APH CareerConnect: If you could provide youth with one piece of employment advice, what would it be?

Russell Shaffer: Pursue a career doing something you love – that’s the most important ingredient for sustained professional success and satisfaction. That said, you need to be realistic about the work you’re seeking to do and if you’ll reasonably be able to perform that work with or without accommodations given your limited sight. Try to job shadow professionals – both those who are blind and those who aren’t – working in your desired field and do your best to understand the ins and outs of their daily routine. If your sight loss is degenerative in nature, you might feel confident you could perform the essential functions of the job today but what about in 10 or 20 years as your sight further deteriorates? Be honest with yourself and try to do a thorough assessment of the education and training you’ll need to enter that field as well as the vocational and independent living skills you’ll require. Take steps while you’re still in school to master assistive technology and any other adaptive skills you’ll need as a professional so that you’re well-positioned to enter the competitive workforce.

APH CareerConnect: If you could provide one piece of advice to adults who are losing their vision, what would that be?

Russell Shaffer: Don’t wait until you are blind to get training on assistive technology, braille, orientation and mobility, and any other professional and/or personal adaptations that will help you. I went blind in my 20s and I wasn’t ready – I knew it was happening but it happened more rapidly than I expected. If you need to seek counseling to help you emotionally manage the loss, don’t be ashamed to ask for that help – especially if it equips you to better obtain the vocational and independent living training you need. It’s a lot easier to learn orientation and mobility or how to use assistive technology while you still have some usable sight.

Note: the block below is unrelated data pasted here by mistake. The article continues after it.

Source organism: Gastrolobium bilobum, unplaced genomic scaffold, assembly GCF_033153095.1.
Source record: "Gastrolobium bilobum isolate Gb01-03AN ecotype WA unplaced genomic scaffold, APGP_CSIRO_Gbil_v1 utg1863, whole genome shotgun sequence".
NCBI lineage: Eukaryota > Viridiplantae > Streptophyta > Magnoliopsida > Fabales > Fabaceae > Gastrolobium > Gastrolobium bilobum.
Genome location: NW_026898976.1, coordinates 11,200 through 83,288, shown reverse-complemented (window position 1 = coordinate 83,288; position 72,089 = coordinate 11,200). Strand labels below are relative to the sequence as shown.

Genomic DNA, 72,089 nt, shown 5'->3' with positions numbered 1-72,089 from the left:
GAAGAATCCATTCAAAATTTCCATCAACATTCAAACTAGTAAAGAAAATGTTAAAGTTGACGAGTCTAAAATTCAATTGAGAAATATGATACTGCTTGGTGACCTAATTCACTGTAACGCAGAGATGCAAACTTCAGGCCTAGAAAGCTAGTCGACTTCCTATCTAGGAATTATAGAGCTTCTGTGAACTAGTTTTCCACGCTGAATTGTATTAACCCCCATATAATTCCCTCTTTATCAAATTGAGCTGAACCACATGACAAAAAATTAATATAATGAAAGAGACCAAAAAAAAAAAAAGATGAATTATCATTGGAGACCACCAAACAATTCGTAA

APH CareerConnect: In your daily life, do you use any strategies or adapted tools for your independent living activities?

Russell Shaffer: At home I use bump dots on the microwave, stove and other appliances to help identify important buttons/settings. I also organize my sock drawers into color sections and arrange my hanging clothes in certain orders to assist me in selecting the proper colors. An app on my phone helps me identify the denomination of money and then I fold bills a certain way before putting into my wallet for ease of use when paying.

APH CareerConnect: If you received training specific to blindness, what organization(s) provided that training?

Russell Shaffer: I received extensive orientation and mobility training through the Arkansas Department of Services for the Blind.

APH CareerConnect: Is there anything else you would like to share with our audience?

Russell Shaffer: Never lose confidence in yourself or your abilities. You will meet people in your life who will doubt you because you are blind or losing your sight, so prove them wrong. One of my greatest regrets during my own journey to blindness is that I started to believe some of my doubters, and it set me back a few years in life. I’ve worked hard to try and rally back from that, and I think I’ve been fortunate to build a good life for myself and my family. But I can’t help wondering sometimes how much more I’d have been able to accomplish by this point in my life if I hadn’t conceded victory to my doubters and forfeited a few years of development opportunities. If I can teach people who are blind or losing their sight anything from my own experiences, it’s to be your own best advocate and never back down from trying to show the world what you can do. There’s nothing special or extraordinary about me that has helped me get to where I am today, I’ve just believed in myself and worked hard to make the most of the talents and opportunities I’ve been given. I know each and every person reading this has the same ability inside her or him, and I hope my story can encourage you to tap into it. Good luck – I’m cheering for you.